approval of Jay's Treaty
- George Washington to Edmund Randolph, July 22, 1795, "My opinion respecting the treaty, is the
same now that it was: namely, not favorable to it, but
that it is better to ratify it in the manner the Senate
have advised (and with the reservation already mentioned),
than to suffer matters to remain as they are, unsettled."
- George Washington to Boston Citizens, July 28, 1795. Petitions objecting to Jay's treaty were sent to Washington
from a large number of towns, cities, and counties. Washington
responded to most of these protests with the same answer
that he sent to the Boston
- George Washington to Congress, March 1, 1796, Treaty with Great Britain.
Washington's papers to find additional documents related
to Jay's Treaty.
James Madison Papers, 1723 to 1859
The Madison Papers consist of approximately 12,000 items, spanning the period 1723-1859, captured in some 72,000 digital images.
Madison's papers in order to locate additional information
on this topic.
Printed Ephemera: Three Centuries of Broadsides and Other Printed Ephemera
The Printed Ephemera collection comprises 28,000 primary-source items dating from the seventeenth century to the present and encompasses key events and eras in American history.
Thomas Jefferson Papers, 1606 to 1827
The complete Thomas Jefferson Papers from the Manuscript Division at the Library of Congress consists of approximately 27,000 documents.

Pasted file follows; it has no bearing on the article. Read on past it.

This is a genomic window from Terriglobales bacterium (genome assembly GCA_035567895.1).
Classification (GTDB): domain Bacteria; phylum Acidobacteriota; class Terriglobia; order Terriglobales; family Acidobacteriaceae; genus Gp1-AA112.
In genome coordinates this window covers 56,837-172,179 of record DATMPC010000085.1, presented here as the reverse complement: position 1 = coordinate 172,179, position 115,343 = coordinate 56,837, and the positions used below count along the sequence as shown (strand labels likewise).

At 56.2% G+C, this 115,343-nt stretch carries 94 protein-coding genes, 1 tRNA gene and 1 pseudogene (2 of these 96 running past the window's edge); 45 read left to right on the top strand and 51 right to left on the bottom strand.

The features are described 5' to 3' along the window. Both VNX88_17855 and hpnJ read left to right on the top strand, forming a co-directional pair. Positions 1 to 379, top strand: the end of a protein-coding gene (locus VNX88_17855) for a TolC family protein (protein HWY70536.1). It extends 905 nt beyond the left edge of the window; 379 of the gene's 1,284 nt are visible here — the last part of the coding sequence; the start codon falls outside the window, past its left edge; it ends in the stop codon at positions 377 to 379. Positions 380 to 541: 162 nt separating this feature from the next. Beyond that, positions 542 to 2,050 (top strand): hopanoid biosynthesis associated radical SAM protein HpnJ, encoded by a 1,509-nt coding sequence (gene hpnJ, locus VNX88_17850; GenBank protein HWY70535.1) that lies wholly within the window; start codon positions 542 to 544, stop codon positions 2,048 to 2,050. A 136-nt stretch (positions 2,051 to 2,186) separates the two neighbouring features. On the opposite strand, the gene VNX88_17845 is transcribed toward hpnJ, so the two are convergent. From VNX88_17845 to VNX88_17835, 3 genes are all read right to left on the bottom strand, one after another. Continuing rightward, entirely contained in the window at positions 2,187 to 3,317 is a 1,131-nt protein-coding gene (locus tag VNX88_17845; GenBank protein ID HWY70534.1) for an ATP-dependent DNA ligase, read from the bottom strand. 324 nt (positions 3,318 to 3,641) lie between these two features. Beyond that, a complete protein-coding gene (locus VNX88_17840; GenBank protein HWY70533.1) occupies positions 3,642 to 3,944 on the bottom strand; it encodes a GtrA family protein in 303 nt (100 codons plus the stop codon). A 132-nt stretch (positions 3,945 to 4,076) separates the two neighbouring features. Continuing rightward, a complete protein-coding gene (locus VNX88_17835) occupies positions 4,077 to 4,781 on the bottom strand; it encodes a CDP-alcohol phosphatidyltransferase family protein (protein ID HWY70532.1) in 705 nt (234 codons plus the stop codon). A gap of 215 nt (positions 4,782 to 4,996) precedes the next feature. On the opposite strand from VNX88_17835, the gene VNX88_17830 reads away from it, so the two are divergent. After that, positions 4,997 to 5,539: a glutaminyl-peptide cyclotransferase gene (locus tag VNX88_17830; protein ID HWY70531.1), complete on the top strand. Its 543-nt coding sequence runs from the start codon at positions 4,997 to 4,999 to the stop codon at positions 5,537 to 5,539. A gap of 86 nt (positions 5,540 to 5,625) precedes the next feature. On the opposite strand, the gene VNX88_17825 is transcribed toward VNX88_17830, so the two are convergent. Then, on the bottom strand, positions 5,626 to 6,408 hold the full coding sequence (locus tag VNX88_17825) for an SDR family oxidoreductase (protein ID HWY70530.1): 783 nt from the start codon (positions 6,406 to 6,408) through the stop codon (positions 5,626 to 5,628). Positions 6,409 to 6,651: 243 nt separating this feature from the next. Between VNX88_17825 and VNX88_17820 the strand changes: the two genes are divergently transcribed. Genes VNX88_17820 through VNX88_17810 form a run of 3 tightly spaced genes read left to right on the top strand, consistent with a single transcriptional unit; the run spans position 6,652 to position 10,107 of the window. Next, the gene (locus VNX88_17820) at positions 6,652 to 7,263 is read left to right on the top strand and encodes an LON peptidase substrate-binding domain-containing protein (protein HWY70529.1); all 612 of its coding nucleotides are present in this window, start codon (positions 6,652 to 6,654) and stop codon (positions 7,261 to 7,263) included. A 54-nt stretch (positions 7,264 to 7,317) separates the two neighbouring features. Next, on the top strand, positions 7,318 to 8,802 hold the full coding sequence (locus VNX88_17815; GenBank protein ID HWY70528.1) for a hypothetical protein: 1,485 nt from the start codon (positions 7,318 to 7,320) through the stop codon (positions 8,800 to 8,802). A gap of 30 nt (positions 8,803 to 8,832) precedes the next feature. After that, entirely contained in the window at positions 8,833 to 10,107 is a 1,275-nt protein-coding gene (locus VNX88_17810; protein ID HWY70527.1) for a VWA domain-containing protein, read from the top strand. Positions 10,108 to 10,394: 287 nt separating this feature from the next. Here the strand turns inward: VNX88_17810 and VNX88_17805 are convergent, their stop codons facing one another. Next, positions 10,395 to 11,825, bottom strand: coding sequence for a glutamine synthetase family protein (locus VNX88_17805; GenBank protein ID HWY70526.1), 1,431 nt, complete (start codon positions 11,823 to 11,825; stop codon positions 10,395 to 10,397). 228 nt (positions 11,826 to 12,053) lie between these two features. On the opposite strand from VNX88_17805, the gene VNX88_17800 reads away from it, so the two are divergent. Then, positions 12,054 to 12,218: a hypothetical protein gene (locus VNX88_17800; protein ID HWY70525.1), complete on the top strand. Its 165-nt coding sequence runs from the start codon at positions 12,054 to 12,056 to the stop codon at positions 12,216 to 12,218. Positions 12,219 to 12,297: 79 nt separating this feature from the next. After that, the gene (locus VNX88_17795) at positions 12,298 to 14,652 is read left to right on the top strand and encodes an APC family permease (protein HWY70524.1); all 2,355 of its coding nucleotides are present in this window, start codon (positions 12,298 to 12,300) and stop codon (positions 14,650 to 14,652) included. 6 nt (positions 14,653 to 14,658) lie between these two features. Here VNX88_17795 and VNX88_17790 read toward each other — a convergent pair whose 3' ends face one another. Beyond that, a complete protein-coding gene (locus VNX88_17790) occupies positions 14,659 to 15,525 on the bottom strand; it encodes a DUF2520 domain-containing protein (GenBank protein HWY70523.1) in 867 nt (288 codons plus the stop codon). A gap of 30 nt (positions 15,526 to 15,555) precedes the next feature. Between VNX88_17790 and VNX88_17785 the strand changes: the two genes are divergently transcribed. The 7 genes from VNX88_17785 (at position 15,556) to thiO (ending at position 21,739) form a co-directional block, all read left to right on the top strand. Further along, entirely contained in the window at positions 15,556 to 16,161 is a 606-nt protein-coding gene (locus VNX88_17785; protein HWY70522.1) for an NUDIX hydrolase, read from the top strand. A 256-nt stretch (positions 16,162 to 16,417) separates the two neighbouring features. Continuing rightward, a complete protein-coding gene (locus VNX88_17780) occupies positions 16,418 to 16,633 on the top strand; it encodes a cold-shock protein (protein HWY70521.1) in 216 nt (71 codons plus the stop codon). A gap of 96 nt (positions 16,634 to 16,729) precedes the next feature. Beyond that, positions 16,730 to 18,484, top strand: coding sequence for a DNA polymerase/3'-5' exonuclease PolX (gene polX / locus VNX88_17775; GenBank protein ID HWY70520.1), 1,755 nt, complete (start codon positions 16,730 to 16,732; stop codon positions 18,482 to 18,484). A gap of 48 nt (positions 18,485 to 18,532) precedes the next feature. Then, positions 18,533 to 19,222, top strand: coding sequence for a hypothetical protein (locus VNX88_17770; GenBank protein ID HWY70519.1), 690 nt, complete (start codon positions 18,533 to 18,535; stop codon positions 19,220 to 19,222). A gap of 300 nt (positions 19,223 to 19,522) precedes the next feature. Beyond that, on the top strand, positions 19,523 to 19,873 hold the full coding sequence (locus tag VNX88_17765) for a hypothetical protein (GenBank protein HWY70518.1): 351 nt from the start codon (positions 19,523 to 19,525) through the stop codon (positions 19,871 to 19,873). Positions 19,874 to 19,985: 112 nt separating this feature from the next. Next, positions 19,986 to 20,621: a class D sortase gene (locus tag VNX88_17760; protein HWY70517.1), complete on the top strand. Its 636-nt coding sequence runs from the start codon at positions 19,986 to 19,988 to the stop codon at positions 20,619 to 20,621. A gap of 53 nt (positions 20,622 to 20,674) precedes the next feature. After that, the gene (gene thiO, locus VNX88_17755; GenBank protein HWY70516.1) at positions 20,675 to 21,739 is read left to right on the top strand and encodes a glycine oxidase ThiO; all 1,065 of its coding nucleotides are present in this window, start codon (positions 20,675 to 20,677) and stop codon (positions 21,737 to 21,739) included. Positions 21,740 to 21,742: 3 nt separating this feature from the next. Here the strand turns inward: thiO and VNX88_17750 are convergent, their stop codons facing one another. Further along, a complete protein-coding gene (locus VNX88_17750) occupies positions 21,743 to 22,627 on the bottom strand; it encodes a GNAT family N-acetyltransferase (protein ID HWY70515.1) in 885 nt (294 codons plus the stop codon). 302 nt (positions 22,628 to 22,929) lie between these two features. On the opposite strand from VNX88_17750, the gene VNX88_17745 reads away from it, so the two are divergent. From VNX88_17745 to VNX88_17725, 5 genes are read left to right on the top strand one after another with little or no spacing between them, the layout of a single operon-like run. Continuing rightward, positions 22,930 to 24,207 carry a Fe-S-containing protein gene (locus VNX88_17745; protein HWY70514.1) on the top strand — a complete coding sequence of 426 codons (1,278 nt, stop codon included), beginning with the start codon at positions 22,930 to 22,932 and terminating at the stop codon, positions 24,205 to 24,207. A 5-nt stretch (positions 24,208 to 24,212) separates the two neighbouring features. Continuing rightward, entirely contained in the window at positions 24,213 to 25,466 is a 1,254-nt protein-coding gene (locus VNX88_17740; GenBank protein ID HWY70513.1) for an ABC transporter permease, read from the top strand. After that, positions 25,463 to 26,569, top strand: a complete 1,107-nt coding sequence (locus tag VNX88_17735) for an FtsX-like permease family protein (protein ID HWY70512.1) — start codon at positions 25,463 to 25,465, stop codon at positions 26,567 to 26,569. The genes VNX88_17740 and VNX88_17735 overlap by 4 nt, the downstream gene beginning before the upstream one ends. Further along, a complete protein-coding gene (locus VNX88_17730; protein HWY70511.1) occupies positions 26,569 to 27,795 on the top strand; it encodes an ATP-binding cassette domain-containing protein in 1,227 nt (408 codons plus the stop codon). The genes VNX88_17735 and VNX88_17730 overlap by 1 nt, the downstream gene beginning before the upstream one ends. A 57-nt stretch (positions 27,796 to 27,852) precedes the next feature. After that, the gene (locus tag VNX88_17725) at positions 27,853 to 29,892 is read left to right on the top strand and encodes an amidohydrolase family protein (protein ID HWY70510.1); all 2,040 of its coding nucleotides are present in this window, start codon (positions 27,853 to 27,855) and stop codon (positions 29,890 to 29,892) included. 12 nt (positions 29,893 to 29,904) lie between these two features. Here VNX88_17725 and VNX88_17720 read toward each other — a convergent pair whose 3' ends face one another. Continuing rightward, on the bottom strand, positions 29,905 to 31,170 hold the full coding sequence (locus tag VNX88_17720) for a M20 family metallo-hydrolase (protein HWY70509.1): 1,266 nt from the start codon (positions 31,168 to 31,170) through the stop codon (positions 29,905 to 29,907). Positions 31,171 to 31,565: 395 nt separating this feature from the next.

- Thomas Jefferson to James Monroe, September 6, 1795, "so
general a burst of dissatisfaction never before appeared
against any transaction. Those who understand the particular
articles of it, condemn these articles. Those who do not
understand them minutely, condemn it generally as wearing
a hostile face to France."
- Thomas Jefferson to Edward Rutledge, November 30, 1795, "in thinking the
treaty an execrable thing . . . I trust the popular branch
of our legislature will disapprove of it, and thus rid
us of this infamous act, which is really nothing more
than a treaty of alliance between England & the Anglomen
of this country against the legislature & people of
the United States."
- Thomas Jefferson to James Monroe, March 2, 1796,
"the most remarkable political occurrence with us
has been the treaty with England, of which no man in the
U S. has had the effrontery to affirm that it was not
a very bad one except A. H. [note: Alexander Hamilton]
under the signature of Camillus. It's most zealous defenders
only pretended that it was better than war, as if war
was not invited rather than avoided by unfounded demands.
I have never known the public pulse beat so full and in
such universal union on any subject since the declaration